Just don’t call them death panels. Because that would be wrong, and scaremongery, and stuff. Death pathway is ever so much more pleasant, don’t you agree? (my emphasis)
Under NHS guidance introduced across England to help doctors and medical staff deal with dying patients, they can then have fluid and drugs withdrawn and many are put on continuous sedation until they pass away.
When a decision has been made to place a patient on the pathway doctors are then recommended to consider removing medication or invasive procedures, such as intravenous drips, which are no longer of benefit.
If a patient is judged to still be able to eat or drink food and water will still be offered to them, as this is considered nursing care rather than medical intervention.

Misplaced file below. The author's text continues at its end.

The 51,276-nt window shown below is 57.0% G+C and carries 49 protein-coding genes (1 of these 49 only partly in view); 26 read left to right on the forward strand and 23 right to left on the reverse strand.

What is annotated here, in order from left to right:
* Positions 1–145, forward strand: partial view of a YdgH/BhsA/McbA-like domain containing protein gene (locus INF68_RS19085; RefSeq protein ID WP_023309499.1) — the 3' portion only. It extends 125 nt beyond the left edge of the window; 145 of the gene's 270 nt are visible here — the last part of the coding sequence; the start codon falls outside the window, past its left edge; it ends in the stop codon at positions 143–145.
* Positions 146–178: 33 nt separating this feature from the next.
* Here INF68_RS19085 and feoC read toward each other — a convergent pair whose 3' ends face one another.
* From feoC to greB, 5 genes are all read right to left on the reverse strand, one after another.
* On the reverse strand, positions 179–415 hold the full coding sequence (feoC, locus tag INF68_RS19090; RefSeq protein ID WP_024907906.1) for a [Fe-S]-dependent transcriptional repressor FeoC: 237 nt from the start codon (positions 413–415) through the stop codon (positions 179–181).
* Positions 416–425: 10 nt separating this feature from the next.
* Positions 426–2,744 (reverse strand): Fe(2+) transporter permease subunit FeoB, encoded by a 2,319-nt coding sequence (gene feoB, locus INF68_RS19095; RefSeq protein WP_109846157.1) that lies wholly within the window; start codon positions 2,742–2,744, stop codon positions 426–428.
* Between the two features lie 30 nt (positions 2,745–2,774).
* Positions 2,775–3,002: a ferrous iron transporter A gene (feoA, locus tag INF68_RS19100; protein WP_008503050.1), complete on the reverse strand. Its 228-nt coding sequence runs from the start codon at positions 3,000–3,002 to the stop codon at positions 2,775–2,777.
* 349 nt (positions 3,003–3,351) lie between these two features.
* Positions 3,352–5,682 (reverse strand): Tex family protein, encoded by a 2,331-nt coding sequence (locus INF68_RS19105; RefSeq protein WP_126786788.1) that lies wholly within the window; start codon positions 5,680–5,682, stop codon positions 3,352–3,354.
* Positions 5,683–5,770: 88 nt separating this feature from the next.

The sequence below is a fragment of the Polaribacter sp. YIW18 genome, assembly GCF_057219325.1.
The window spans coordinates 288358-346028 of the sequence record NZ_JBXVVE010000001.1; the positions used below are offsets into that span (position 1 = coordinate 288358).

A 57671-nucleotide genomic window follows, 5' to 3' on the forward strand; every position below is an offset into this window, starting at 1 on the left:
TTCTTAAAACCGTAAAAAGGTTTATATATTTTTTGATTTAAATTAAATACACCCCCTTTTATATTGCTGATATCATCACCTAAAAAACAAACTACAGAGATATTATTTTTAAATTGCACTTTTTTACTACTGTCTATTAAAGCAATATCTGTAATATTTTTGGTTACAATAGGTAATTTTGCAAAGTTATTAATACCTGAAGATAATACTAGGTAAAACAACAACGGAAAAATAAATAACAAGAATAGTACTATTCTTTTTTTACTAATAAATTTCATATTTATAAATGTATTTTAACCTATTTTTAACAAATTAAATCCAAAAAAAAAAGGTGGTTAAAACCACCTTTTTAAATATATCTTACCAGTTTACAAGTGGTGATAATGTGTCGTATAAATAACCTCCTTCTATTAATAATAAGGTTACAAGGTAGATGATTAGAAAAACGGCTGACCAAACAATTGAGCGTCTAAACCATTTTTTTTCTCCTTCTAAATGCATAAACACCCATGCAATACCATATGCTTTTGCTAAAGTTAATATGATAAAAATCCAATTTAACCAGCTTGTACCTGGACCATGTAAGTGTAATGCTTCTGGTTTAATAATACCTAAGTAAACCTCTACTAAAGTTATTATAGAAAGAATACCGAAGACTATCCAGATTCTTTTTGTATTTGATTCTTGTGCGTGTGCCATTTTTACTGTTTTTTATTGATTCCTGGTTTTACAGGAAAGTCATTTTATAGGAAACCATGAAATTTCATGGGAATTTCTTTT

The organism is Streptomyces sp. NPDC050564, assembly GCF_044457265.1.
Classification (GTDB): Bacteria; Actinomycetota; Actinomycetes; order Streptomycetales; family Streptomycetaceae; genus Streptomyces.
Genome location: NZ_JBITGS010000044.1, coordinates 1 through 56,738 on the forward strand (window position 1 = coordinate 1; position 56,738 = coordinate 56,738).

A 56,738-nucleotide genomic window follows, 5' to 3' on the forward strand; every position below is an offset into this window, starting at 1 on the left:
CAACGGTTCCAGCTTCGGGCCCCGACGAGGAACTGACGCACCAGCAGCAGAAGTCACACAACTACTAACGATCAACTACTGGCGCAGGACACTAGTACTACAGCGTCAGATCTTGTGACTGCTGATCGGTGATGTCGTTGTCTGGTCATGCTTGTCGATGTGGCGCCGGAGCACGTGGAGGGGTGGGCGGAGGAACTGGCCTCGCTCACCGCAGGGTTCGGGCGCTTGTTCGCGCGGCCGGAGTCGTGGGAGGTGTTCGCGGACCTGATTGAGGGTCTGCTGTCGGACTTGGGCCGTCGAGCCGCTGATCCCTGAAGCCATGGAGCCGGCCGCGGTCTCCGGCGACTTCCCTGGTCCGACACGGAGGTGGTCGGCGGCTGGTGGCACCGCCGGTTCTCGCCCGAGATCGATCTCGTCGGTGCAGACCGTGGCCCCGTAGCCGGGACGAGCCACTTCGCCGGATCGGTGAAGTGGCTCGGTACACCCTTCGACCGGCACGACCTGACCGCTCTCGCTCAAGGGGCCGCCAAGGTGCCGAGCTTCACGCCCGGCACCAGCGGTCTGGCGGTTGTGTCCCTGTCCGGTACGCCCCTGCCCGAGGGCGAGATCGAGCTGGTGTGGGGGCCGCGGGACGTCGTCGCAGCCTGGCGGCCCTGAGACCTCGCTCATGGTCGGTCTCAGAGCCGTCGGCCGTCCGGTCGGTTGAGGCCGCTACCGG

Dr Hargreaves said that this depended, however, on constant assessment of a patient’s condition.
He added that some patients were being “wrongly” put on the pathway, which created a “self-fulfilling prophecy” that they would die.
He said: “I have been practising palliative medicine for more than 20 years and I am getting more concerned about this “death pathway” that is coming in.
No mention, of course, of what kind of behind the scenes discussion of cost savings might have factored into the decision to help epople die as quckly as possible.